“In the months to come, the American economy will need the arts and culture sector to deliver on its unique mission and also to catalyze economic activity in other devastated industries such as restaurants, hotels, travel, and tourism. In March 2020, the Bureau of Economic Analysis reported that the arts and culture workforce contributed $877.8 billion, or 4.5 percent, to the nation’s gross domestic product (GDP) in 2017. The arts sector is an economic engine that directly employs more than 5 million workers. Attendees at nonprofit arts events spend $31.47 per person, per event, (beyond the cost of admission) on items such as meals and parking—valuable commerce for local businesses and essential during times of economic recovery.”The Arts Sector and COVID-19 Relief April 2020 MORE
More than forty arts and cultural organizations calling on Congress and the Trump administration to direct a substantial portion of the COVID-19 fiscal stimulus relief to the artistic, literary, and cultural sectors. Such relief that will “sustain the arts sector’s unique capacity to support the U.S. economy, uplift the human spirit, and provide lifelong learning.”
In March 2020, the Bureau of Economic Analysis reported that the arts and culture workforce contributed $877.8 billion, or 4.5 percent, to the nation’s gross domestic product in 2017. The arts sector is an economic engine that directly employs more than five million workers.
Included in the detailed statement are requests for “substantial additional dedicated COVID-19 relief funding administered by the National Endowment for the Arts, National Endowment for the Humanities, and Institute of Museum and Library Services, as they uniquely address the operational needs of the cultural sector.”
The statement goes on to note that funding for the National Endowment for the Arts can go beyond the initial $75 million investment in the recently enacted CARES Act by dedicating new substantial resources in the following ways:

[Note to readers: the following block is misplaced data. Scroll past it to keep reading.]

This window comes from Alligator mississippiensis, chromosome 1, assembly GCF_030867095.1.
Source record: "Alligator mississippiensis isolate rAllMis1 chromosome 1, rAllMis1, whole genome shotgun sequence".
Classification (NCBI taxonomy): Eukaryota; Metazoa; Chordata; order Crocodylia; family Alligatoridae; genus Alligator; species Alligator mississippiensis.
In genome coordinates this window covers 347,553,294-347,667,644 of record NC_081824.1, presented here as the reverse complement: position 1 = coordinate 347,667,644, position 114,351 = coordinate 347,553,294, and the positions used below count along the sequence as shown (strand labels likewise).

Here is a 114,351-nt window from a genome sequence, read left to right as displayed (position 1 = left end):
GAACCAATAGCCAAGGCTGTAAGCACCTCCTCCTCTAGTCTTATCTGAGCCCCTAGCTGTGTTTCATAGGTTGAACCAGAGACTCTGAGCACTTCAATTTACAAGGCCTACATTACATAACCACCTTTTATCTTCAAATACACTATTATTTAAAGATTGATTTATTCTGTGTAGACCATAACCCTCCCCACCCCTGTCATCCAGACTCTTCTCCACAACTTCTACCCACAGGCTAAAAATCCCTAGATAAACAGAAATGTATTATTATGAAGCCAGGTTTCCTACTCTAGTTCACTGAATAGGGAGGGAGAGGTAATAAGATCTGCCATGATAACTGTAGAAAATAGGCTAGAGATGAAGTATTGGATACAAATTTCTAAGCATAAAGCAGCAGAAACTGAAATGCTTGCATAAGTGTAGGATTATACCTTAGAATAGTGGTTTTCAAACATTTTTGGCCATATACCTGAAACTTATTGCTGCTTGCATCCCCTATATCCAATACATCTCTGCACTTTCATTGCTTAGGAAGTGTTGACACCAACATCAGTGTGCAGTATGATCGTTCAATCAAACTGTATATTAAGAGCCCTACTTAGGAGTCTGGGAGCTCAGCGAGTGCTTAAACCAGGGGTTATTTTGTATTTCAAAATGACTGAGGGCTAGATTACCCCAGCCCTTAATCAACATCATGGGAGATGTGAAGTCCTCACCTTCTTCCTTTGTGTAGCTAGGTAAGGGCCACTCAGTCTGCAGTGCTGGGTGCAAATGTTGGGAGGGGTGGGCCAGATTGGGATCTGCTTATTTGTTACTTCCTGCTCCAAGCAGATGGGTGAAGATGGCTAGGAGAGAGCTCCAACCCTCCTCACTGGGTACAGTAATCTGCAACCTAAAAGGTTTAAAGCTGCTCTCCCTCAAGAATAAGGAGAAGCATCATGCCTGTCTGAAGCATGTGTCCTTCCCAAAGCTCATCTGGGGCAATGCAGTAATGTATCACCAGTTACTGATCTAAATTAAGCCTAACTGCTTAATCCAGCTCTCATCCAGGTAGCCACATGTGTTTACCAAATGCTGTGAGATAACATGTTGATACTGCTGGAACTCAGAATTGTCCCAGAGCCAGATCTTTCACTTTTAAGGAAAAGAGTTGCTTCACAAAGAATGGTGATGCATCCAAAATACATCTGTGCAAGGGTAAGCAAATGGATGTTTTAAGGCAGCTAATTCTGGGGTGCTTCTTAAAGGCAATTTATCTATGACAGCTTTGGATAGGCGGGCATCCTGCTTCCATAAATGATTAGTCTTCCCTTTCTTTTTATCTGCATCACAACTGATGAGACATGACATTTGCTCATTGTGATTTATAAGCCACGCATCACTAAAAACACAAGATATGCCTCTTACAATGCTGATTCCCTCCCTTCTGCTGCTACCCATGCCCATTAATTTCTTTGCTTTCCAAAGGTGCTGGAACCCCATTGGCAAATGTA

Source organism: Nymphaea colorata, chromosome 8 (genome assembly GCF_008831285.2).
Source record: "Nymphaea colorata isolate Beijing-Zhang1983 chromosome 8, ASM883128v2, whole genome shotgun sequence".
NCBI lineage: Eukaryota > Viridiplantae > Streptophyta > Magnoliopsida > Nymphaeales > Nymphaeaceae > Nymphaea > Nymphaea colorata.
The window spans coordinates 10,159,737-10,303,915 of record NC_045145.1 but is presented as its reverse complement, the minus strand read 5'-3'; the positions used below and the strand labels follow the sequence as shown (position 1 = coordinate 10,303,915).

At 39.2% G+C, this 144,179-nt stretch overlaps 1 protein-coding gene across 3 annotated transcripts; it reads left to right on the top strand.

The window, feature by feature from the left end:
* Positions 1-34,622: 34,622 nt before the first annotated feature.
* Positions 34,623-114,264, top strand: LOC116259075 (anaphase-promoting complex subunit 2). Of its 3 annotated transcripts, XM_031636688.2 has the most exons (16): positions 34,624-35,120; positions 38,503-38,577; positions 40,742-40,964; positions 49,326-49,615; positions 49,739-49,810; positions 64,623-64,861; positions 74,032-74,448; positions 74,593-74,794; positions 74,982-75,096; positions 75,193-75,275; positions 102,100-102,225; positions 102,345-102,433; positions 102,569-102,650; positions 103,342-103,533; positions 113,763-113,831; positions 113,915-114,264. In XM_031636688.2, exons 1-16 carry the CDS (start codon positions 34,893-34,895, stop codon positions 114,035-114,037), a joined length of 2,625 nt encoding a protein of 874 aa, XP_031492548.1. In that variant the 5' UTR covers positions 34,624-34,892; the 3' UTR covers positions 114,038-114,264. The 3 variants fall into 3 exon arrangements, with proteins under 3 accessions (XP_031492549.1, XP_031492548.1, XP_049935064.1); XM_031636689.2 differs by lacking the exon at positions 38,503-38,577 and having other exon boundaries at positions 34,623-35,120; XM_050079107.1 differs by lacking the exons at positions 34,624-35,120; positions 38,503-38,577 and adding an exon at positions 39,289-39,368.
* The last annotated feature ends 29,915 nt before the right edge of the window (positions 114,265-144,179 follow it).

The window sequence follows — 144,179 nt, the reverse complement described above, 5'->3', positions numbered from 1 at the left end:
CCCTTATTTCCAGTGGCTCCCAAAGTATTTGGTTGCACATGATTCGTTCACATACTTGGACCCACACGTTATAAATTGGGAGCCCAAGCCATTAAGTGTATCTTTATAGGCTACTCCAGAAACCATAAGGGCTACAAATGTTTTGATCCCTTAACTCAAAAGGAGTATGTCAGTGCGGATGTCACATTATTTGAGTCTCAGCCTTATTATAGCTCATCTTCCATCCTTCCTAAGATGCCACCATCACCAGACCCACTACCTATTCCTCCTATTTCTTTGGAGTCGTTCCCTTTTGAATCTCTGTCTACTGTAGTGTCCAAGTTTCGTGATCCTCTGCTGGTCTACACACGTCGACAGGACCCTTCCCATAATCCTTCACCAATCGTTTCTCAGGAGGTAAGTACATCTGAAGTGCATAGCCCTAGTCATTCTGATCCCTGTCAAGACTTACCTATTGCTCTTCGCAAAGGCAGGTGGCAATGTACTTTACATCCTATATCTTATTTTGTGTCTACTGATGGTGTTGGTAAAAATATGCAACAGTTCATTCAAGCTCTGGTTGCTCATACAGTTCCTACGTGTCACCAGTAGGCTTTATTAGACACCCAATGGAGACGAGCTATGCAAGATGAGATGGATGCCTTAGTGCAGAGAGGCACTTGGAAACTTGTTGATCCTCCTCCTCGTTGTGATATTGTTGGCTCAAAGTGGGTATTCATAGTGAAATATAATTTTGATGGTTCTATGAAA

- Make COVID-19 relief grant opportunities fully available to all eligible organizations as defined in the NEA’s authorization statute (as described in 20 U.S.C. §954). Limited resources necessitated restricting eligibility to prior grantees from the past four fiscal years. New resources could increase eligibility from approximately 3,700 nonprofit cultural organizations to more than 100,000 nonprofit cultural organizations nationwide.
- Enable national non-profit organizations to sub-grant federal arts funds to support community-based arts and culture organizations, agencies, and artists across the country in order to assist the NEA in quickly and efficiently supporting the nation’s cultural infrastructure and workforce.
- Expand waivers for public/private matching requirements to apply to all active FY 2019 and FY 2020 NEA grant awards, in addition to the new waivers included in the CARES Act. Allow current grantees that have a balance not yet drawn to re-allocate that funding for general operating support that helps to address COVID-19 economic losses.
“There is a specific and substantial contribution to economic recovery that can come from sustaining literary, arts and cultural organizations across the country,” said PEN America Washington director Thomas O. Melia. “This obliges policy-makers to include small and medium sized enterprises, especially non-profit organizations, as a focus of the next fiscal stimulus package.”
This post is courtesy of the PEN America, the arts sector coallition, and Wikipedia.
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